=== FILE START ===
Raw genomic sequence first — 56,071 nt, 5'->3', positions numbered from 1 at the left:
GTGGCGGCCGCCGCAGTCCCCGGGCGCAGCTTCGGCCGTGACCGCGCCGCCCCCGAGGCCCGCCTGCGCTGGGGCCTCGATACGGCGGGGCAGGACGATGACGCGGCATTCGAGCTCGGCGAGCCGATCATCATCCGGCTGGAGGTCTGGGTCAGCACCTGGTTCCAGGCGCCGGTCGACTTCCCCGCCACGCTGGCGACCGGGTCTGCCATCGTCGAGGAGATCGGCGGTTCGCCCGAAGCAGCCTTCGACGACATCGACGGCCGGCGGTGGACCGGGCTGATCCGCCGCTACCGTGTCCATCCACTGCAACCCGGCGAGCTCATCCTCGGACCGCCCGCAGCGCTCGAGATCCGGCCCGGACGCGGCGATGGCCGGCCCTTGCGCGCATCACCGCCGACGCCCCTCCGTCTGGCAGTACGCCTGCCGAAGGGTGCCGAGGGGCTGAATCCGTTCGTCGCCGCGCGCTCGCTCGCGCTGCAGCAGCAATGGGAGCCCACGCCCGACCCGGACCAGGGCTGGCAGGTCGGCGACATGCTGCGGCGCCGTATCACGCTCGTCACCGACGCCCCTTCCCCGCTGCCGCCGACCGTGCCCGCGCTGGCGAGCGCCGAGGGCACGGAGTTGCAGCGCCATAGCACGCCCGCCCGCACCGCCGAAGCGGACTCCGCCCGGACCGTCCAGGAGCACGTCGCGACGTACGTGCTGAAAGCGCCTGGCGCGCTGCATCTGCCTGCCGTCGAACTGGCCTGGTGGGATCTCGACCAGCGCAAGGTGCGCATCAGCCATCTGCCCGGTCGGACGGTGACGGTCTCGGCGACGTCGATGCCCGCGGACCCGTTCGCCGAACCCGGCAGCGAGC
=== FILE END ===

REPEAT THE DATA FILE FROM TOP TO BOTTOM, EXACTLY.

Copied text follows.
Raw genomic sequence first — 56,071 nt, 5'->3', positions numbered from 1 at the left:
GTGGCGGCCGCCGCAGTCCCCGGGCGCAGCTTCGGCCGTGACCGCGCCGCCCCCGAGGCCCGCCTGCGCTGGGGCCTCGATACGGCGGGGCAGGACGATGACGCGGCATTCGAGCTCGGCGAGCCGATCATCATCCGGCTGGAGGTCTGGGTCAGCACCTGGTTCCAGGCGCCGGTCGACTTCCCCGCCACGCTGGCGACCGGGTCTGCCATCGTCGAGGAGATCGGCGGTTCGCCCGAAGCAGCCTTCGACGACATCGACGGCCGGCGGTGGACCGGGCTGATCCGCCGCTACCGTGTCCATCCACTGCAACCCGGCGAGCTCATCCTCGGACCGCCCGCAGCGCTCGAGATCCGGCCCGGACGCGGCGATGGCCGGCCCTTGCGCGCATCACCGCCGACGCCCCTCCGTCTGGCAGTACGCCTGCCGAAGGGTGCCGAGGGGCTGAATCCGTTCGTCGCCGCGCGCTCGCTCGCGCTGCAGCAGCAATGGGAGCCCACGCCCGACCCGGACCAGGGCTGGCAGGTCGGCGACATGCTGCGGCGCCGTATCACGCTCGTCACCGACGCCCCTTCCCCGCTGCCGCCGACCGTGCCCGCGCTGGCGAGCGCCGAGGGCACGGAGTTGCAGCGCCATAGCACGCCCGCCCGCACCGCCGAAGCGGACTCCGCCCGGACCGTCCAGGAGCACGTCGCGACGTACGTGCTGAAAGCGCCTGGCGCGCTGCATCTGCCTGCCGTCGAACTGGCCTGGTGGGATCTCGACCAGCGCAAGGTGCGCATCAGCCATCTGCCCGGTCGGACGGTGACGGTCTCGGCGACGTCGATGCCCGCGGACCCGTTCGCCGAACCCGGCAGCGAGC